“I love children. They give you so much leverage.” So spoke Jim Carrey’s redneck boss at the conclusion of a divorce case in the film ‘Liar Liar’.
That scene came back to mind when I came across the latest anti-alcohol salvo: the attraction of introducing children into the ‘no drinking is safe’ campaign has proved irresistible.
We’ve already been told that any amount of alcohol consumption is dangerous; and, of course, those who seek to portray drink as a demonic substance have for several years used the clampdown on tobacco as a campaigning template.
So, pretty much as you’d expect, the concept of “passive drinking” has been introduced to the debate.
It’s not entirely new.
Back in 2009, Sir Liam Donaldson, then chief medical officer for England, suggested that passive drinking was inflicting untold damage on children whose mothers drink while pregnant or whose parents drink too much.
He also pointed to the 7000 victims of drunken drivers and 39,000 alcohol-related sexual assaults per year.
It’s a glimpse of the obvious that alcohol misuse has the capacity to inflict serious damage on families and society.
Drunkenness is plainly not compatible with responsible parenting.
But the war against alcohol has long lost a sense of proportion in a way that threatens to undermine sensible health messages.
A new study produced by Alcohol Focus Scotland, the Institute of Alcohol Studies and the Alcohol and Families Alliance suggests that even low-level drinking –within the guideline amount of 14 units per week – is capable of upsetting children.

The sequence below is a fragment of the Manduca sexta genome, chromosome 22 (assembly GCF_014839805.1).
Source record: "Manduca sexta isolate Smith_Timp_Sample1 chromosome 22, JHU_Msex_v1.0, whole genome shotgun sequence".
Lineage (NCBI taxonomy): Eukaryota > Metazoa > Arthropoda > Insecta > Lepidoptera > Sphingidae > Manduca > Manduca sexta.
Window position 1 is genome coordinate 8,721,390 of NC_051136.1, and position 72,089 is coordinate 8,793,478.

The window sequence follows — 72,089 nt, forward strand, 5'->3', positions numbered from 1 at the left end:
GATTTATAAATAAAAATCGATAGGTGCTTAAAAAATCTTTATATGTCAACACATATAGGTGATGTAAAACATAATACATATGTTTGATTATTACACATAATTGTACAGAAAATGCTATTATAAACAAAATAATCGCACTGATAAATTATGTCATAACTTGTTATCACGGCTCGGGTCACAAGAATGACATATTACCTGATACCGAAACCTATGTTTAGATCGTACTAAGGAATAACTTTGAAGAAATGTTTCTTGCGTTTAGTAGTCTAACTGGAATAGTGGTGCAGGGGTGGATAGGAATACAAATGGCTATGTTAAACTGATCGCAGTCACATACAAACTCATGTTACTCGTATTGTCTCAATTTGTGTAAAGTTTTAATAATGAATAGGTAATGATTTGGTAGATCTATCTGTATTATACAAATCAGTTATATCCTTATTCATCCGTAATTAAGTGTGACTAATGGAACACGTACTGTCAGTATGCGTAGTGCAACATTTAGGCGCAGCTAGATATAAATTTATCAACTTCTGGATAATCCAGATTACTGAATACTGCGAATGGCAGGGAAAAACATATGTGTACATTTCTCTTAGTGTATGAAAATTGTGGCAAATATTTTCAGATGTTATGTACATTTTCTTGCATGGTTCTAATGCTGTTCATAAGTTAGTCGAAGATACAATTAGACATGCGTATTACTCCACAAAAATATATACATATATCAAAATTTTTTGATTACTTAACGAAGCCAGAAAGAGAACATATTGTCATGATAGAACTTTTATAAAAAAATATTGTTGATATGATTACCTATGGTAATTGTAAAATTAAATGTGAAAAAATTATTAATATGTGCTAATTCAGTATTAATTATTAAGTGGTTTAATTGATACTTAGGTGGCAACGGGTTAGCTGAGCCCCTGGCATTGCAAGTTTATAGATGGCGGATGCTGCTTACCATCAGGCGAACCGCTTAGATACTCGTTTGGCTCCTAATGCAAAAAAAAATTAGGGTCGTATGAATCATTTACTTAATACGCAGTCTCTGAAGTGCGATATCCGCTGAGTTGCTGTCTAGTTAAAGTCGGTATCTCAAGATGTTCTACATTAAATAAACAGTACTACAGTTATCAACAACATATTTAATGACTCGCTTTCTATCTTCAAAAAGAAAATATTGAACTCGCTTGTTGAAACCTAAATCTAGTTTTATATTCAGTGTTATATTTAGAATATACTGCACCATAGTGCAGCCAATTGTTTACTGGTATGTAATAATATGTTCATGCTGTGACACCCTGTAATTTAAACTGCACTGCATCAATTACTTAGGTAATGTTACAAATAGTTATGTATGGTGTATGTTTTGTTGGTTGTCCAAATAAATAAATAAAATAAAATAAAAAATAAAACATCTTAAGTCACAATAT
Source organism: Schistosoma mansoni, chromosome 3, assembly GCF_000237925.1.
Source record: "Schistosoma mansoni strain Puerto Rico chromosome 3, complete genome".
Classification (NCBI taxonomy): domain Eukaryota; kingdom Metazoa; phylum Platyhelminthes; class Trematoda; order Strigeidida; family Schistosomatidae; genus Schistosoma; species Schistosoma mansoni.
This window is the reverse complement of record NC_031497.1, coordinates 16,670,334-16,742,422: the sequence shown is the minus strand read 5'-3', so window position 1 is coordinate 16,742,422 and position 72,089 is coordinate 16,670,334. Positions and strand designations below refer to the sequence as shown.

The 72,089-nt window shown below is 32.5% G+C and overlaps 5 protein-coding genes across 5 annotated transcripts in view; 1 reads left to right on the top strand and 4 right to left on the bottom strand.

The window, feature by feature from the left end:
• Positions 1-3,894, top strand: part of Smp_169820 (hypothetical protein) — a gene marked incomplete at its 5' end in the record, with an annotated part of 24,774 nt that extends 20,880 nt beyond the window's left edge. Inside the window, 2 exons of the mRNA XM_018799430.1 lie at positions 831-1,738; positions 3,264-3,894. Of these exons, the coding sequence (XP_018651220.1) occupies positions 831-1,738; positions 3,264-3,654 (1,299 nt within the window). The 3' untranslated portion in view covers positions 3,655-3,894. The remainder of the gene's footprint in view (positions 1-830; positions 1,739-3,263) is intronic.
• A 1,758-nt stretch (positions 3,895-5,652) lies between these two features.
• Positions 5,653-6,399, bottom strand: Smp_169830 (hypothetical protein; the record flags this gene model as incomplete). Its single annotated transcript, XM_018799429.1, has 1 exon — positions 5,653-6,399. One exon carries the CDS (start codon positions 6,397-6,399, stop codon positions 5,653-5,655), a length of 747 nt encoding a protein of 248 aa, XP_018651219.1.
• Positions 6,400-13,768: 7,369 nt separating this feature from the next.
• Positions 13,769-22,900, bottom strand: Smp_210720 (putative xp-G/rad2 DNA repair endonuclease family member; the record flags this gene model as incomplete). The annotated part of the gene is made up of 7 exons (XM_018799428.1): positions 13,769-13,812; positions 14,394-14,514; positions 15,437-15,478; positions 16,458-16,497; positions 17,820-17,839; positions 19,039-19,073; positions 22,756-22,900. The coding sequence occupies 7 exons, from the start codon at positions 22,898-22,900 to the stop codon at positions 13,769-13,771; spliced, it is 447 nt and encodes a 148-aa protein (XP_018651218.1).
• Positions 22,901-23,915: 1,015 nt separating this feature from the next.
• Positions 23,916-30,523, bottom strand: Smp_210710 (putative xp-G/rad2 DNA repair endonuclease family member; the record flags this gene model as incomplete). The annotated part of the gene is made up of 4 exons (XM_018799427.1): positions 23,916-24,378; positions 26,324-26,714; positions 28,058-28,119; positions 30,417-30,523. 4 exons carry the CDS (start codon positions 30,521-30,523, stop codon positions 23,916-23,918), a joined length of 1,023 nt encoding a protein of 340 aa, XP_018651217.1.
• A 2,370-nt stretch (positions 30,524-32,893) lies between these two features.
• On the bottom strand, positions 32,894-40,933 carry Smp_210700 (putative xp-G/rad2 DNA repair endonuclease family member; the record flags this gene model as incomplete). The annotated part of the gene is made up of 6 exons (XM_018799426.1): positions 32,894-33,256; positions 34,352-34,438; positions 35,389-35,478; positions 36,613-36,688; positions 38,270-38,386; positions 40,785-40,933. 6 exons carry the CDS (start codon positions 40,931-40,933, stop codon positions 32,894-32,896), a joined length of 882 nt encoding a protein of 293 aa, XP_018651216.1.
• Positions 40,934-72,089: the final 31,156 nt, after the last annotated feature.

“Worrying impacts” can begin “from relatively low levels of parental alcohol consumption” – even though the findings were drawn “from a sample overwhelmingly drinking below the [chief medical officers’] low-risk drinking guidelines”.
It concludes that, “it may be wrong to assume that negative impacts of parental drinking are only associated with higher levels of consumption”.
One of these impacts might be “disruption to a child’s bedtime routine”.
Drunkenness is not compatible with parenting. But the war against alcohol has lost a sense of proportion.
Then the children’s commissioner for England pitched in: “Many parents make the unwise assumption that even moderate levels of drinking doesn’t bother their children.”
So, any level of alcohol consumption not only endangers an individual’s health – it also threatens to destabilise children’s upbringing. Parents who drink in front of their children are bad parents.
In effect, no one should drink at all.
You may think that these messages would have as much grip with the public as predictions that the world will come to an end on a given date.
But they do have traction with activists in the licensing process.
Not so long ago, I represented a client who operated a tiny suburban café and wanted to provide a small external drinking area.
A local shopkeeper tried to block the application on the basis that youngsters passing the premises on their way to a Scout hall would “see” people drinking.
For good measure, the objector threw in his concern that passers-by would be subjected to second-hand smoke.
I’ve also been involved in an application opposed by a health board because the presence of children in a branch of a well-respected family restaurant chain would “normalise” their attitude to alcohol consumption and could lead to problems with alcohol in later life.
But these fanatical onslaughts ignore a clear trend evidenced by official statistics: youngsters growing up in the UK have been described as “Generation Abstemious”, turning away from alcohol in growing numbers.
In fact, the latest figures produced by the Office for National Statistics just six months ago (for 2016) reveal that 27% of those in the 16 to 24 year old bracket said they did not drink – compared to 19% in 2006.
Jack Cummins is one of Scotland’s leading licensing lawyers. Every month he writes on licensing law and answers readers’ questions in SLTN.
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